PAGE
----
Steve Cook's soul, song, and sweat.

Shinybass journal entry 06-24-14

From being a puppet to emperor. Just like that…

How’s your FIFA World Cup bracket looking? Yea, um… about that. I don’t really know much about it, and whereas I appreciate the rampant patriotism during the World Cup, I think it’s funny how many soccer ‘experts’ pop up during this time. Hey, I played soccer when I was 8 also, pal. I know what a corner kick entails, and that a red card means blackjack. Don’t try and ‘learn me none’, Scooter, or I’ll take that scarf and string you up until FOOTBALL season. I’m just playing – I think it’s great that we ‘Mericans actually follow soccer or futbol for a few weeks every year, and with the USA-Portugal match being the highest rated TV soccer match ever, it just shows us that there are a lot of Portuguese in the US.

But I digress. Let’s talk about ‘road life’ for a moment. So as you know, we truck around the country, occasionally playing right notes in front of people who may or may not have paid money to hear or see us. We travel mostly by bus, but sometimes we fly. Rule #1 on the bus: no #2. That’s right, folks – a million dollar bus, and we can’t satisfy one of nature’s most basic callings. Keep that in your back pocket for half a second. As we travel all over, and I mean ALL over, there are places we play that have little or no cell service. Not a big deal, but it is nice to pass the downtime calling loved ones or checking soccer scores. THEN let’s say a festival is in the middle of nowhere, and the only facilities are port-a-johns backstage (roasting the summertime heat). THEN let’s say there’s little or no cell service AND there’s just a port-a-john as our only option. Well, now it’s just downright mean. As spoiled as this sounds, all we ask is for a permanently installed toilet that is semi-climate controlled. So if you are thinking of hosting a show or a festival, please take care of your acts. And your act.

Am I bitter at the touring life? Absolutely not. When people say ‘I don’t think I can handle all that travel’, that’s just one part of the ‘life’. Taking away bathroom privileges, THAT is the part no one talks about. And here I am. Talking. About. Poo. But there is an upside to the touring life: long hours, long rides, days away from home, and just about all the BBQ you can eat. And I will do it as long as I am able. Yep, toilets be damned.

Our first show was in Marinette, Wisconsin, a fine little town bordering Michigan and home to a long-running country music festival. I’ve played the festival twice before, and in the 8 years since I started playing there, the food has remained amazing, the cell service terrible, and the portable toilet backstage – well, let’s just say it hasn’t moved, either. The home made food is pretty amazing, and the bread pudding was a delight. I had a few hours to kill in the early afternoon, so I went over to the Marinette museum, where a very nice tour guide took me through the museum, and I learned an awful lot about ice cutting and logging. And I found a typewriter I really would have liked to bring home with me. And on the way – goslings. Lots of them.

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After my stroll down history lane, we hit lunch at the Blue Bike Burrito, which was great, and strolled a few blocks to Joe’s Cheese House. Joe’s has been in business since 1918, and the guy behind the counter did waaaay too man drugs in the 60’s. He was certifiable, and admitted it. He was very nice, and directed us to some great local cheese and maple syrup. And my inner Steeler cringed at trying this on, but I do it for the fans…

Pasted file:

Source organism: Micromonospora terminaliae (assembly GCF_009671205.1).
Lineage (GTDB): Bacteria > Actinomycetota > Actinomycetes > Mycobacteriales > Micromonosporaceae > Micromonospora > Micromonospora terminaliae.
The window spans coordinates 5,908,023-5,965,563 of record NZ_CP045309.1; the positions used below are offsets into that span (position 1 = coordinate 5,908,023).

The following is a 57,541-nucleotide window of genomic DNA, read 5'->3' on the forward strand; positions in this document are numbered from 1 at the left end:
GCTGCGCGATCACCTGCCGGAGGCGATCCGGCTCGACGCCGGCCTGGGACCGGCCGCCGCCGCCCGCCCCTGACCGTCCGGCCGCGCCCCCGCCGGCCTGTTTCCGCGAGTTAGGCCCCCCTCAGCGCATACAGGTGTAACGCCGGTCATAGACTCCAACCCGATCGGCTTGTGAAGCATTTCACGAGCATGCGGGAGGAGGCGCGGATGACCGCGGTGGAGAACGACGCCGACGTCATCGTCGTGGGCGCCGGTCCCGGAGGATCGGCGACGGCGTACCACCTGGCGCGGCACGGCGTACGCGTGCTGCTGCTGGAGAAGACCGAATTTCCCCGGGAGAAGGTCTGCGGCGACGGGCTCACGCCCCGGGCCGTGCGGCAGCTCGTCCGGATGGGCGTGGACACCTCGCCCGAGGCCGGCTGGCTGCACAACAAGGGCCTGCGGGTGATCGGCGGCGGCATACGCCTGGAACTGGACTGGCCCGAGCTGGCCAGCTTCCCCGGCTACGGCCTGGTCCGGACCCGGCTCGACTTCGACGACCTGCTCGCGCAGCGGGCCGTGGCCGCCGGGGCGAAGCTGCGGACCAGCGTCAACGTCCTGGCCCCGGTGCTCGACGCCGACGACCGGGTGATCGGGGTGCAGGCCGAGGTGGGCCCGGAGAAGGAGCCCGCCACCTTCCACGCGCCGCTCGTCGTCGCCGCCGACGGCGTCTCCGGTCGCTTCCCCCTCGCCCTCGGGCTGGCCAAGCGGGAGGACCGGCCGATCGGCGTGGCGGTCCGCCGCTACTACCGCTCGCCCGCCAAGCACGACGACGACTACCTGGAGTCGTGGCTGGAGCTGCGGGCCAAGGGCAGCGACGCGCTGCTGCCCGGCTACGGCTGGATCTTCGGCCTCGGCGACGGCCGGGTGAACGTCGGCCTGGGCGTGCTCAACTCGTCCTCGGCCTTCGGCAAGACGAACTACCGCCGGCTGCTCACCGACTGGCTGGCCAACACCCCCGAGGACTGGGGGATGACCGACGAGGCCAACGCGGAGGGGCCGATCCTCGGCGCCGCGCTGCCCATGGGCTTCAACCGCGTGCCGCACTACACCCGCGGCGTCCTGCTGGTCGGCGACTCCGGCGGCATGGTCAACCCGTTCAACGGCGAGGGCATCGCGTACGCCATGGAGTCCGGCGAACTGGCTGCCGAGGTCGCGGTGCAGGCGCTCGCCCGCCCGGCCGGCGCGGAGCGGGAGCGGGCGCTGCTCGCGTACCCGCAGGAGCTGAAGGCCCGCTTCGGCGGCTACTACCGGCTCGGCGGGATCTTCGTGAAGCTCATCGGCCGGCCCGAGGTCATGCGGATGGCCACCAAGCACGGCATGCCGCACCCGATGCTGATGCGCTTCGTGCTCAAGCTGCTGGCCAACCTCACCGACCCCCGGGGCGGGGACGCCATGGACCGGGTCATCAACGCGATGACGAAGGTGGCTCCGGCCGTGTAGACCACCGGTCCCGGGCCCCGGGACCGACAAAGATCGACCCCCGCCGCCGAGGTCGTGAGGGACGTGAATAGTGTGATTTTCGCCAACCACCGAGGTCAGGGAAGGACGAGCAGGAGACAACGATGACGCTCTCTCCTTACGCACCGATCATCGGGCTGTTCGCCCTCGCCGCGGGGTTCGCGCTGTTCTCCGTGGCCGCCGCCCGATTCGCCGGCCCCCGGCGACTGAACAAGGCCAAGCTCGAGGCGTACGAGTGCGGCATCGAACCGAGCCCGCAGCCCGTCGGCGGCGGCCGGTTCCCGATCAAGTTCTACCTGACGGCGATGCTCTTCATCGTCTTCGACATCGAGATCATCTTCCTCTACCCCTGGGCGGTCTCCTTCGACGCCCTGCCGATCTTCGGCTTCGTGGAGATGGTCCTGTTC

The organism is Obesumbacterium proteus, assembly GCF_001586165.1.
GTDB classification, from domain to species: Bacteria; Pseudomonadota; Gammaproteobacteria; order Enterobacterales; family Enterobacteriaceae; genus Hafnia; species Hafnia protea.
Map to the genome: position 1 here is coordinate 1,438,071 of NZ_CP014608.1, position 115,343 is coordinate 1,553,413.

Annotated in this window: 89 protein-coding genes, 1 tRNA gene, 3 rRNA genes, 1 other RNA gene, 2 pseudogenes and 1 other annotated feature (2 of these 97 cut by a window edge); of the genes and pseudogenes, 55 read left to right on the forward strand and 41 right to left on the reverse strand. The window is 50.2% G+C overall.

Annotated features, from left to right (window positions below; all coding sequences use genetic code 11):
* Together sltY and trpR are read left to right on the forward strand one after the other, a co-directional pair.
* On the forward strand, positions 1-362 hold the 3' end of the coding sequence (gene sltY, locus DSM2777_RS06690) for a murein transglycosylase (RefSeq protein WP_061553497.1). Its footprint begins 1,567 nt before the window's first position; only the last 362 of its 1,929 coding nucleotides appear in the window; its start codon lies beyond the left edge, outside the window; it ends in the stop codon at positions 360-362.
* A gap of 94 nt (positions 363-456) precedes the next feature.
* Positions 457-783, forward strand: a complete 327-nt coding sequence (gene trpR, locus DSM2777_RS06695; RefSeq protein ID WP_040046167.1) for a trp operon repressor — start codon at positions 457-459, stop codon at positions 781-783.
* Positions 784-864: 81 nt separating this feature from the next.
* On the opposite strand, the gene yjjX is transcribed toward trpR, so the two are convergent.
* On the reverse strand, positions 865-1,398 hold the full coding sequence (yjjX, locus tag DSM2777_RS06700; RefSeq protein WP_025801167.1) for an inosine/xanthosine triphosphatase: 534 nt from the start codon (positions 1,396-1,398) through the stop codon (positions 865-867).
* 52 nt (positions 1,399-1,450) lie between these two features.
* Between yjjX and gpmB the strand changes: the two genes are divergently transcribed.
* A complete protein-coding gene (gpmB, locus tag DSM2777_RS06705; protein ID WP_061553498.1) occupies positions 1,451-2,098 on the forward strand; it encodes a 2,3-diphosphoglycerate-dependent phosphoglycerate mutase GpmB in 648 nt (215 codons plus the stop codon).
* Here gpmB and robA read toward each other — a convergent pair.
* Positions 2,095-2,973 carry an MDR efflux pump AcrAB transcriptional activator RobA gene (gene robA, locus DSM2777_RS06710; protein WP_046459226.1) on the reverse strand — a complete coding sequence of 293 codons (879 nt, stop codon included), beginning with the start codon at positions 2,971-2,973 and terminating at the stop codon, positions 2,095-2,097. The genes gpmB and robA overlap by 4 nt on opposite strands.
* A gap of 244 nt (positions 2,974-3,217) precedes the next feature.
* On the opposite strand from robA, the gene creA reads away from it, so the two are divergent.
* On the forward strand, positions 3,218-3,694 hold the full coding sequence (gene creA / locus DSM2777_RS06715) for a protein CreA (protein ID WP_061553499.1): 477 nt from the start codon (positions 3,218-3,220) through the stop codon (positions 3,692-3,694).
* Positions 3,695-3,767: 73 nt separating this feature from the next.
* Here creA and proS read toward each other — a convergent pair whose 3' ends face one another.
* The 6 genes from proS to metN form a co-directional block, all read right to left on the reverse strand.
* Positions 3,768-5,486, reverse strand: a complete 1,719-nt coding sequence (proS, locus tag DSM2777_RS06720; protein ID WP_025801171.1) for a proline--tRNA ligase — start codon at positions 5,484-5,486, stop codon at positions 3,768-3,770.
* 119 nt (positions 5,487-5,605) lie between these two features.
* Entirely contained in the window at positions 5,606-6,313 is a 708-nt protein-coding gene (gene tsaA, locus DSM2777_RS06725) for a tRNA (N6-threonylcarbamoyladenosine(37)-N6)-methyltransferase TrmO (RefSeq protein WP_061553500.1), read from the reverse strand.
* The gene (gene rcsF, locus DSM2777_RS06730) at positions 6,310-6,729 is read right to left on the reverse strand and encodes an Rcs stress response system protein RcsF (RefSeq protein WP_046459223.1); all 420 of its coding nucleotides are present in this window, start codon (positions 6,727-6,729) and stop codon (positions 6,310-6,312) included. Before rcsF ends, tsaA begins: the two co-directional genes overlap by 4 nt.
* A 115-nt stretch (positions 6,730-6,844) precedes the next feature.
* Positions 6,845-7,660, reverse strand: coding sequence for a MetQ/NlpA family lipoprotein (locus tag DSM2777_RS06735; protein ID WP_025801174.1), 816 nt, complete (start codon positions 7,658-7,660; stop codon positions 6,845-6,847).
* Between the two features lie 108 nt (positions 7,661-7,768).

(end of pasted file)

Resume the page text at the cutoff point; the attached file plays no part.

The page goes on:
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Showtime hit and it was a little cold, but with the lights and the energy, we didn’t seem to mind. We played with our old friends Sawyer Brown, so it was great to see those cats again. And did I mention the bread pudding? Since the entire bus was freezing off stage, we were actually happy to leave the upper reaches of Wisconsin and head to the middle of Iowa. And I can’t believe I just typed that last sentence.

Montezuma, Iowa, pop. 1200. The sleepy town square had some decent businesses, and I spied a cafe on the corner that seemed like a decent enough place. Jefferson and I hit it, and where the service was slow, and the food not that great, the coffee WAS $.93. I can appreciate small town America for this. When the boys decided to follow our lead, they were met with less luck. The cafe ran out of eggs. And biscuits. And the pancakes weren’t cooked in the middle. No bueno, as they say in the FIFA offices.

We didn’t have a hotel this particular day, so we did an awful lot of milling about, walking the small town and eating. I did manage a decent little workout, and it was kinda cool to watch the crowd swell from sparse to downright packed in the town square. Estimates were between 5 and 6,000 people came out to see the show. For the first day of summer, it truly felt like it – I could literally feel the heat from the front row (and smell the sweat as well). That’s what this thing is all about. Hot summer shows with lots of people and lots of sweat.

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As I stated before, one of the downsides of touring are the long hours, and a bus ride home from Iowa is no short task. But we have a great bus, and the time passes pretty quickly once we start talking. And sometimes the scenery ain’t so Midwestern-y bad.


So summer is officially here. Get out – that’s my only advice for you fine folks. Get out and do something, anything outside. Leave your pets at home, and not in the car, and remember the children in the back seat. Recycle, conserve water, and shop locally rather than big box stores. And visit the farmer’s market. I think that’s all the good advice I have for this week. I’m sure I’ll come up with more for you soon.

See you on the road!!

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